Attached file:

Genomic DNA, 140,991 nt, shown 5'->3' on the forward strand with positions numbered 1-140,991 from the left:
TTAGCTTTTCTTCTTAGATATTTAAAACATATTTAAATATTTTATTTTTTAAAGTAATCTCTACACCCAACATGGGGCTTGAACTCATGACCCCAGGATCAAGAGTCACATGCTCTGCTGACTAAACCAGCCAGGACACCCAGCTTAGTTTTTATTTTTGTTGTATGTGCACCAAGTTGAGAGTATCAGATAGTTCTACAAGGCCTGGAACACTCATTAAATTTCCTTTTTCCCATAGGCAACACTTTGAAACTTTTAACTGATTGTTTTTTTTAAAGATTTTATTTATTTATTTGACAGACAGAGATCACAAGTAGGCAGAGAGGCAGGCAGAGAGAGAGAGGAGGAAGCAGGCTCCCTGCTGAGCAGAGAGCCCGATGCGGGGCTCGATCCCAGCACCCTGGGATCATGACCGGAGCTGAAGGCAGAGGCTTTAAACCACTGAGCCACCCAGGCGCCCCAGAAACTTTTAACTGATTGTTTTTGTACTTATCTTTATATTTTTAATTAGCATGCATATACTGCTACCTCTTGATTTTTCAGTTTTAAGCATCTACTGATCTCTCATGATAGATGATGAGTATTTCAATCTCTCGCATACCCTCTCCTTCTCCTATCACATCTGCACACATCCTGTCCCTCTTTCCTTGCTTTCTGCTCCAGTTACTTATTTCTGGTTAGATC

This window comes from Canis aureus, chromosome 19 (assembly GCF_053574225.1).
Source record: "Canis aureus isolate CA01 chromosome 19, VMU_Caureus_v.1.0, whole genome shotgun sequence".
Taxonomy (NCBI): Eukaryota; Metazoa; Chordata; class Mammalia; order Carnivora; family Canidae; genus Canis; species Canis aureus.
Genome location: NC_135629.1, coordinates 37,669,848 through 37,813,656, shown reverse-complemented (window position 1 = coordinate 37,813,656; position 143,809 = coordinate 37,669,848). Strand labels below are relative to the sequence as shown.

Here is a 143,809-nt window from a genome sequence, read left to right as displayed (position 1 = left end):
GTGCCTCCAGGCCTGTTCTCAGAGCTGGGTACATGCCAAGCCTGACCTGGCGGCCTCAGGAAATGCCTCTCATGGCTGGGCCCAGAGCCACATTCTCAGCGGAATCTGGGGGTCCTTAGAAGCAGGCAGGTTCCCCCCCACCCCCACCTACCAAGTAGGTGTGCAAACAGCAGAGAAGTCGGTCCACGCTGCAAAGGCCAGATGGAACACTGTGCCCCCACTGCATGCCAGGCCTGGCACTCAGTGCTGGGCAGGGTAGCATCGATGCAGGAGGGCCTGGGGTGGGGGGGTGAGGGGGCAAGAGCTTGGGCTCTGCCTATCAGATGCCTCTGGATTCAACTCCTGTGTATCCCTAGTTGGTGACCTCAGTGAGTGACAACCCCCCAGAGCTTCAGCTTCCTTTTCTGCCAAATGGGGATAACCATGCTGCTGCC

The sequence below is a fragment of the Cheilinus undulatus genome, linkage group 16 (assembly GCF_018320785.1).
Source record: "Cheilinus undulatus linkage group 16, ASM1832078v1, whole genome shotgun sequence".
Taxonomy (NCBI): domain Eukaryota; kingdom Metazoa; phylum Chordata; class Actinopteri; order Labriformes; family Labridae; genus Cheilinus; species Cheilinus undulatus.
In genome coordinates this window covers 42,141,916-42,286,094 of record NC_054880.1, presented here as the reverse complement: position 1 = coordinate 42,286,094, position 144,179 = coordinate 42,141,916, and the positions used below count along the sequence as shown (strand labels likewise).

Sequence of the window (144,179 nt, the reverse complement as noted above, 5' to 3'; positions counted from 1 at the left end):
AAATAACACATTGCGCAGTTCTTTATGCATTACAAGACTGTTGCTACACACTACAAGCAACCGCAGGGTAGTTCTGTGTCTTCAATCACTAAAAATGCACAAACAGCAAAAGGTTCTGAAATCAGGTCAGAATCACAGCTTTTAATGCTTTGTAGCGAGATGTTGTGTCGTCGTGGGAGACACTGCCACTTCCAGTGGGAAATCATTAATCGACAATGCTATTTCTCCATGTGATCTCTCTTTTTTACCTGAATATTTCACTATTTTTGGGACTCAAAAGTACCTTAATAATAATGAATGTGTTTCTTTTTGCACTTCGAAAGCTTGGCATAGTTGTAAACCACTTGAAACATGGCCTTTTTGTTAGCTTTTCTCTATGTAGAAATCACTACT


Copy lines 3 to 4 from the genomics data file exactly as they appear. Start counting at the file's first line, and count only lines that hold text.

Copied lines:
This window comes from Canis aureus, chromosome 19 (assembly GCF_053574225.1).
Source record: "Canis aureus isolate CA01 chromosome 19, VMU_Caureus_v.1.0, whole genome shotgun sequence".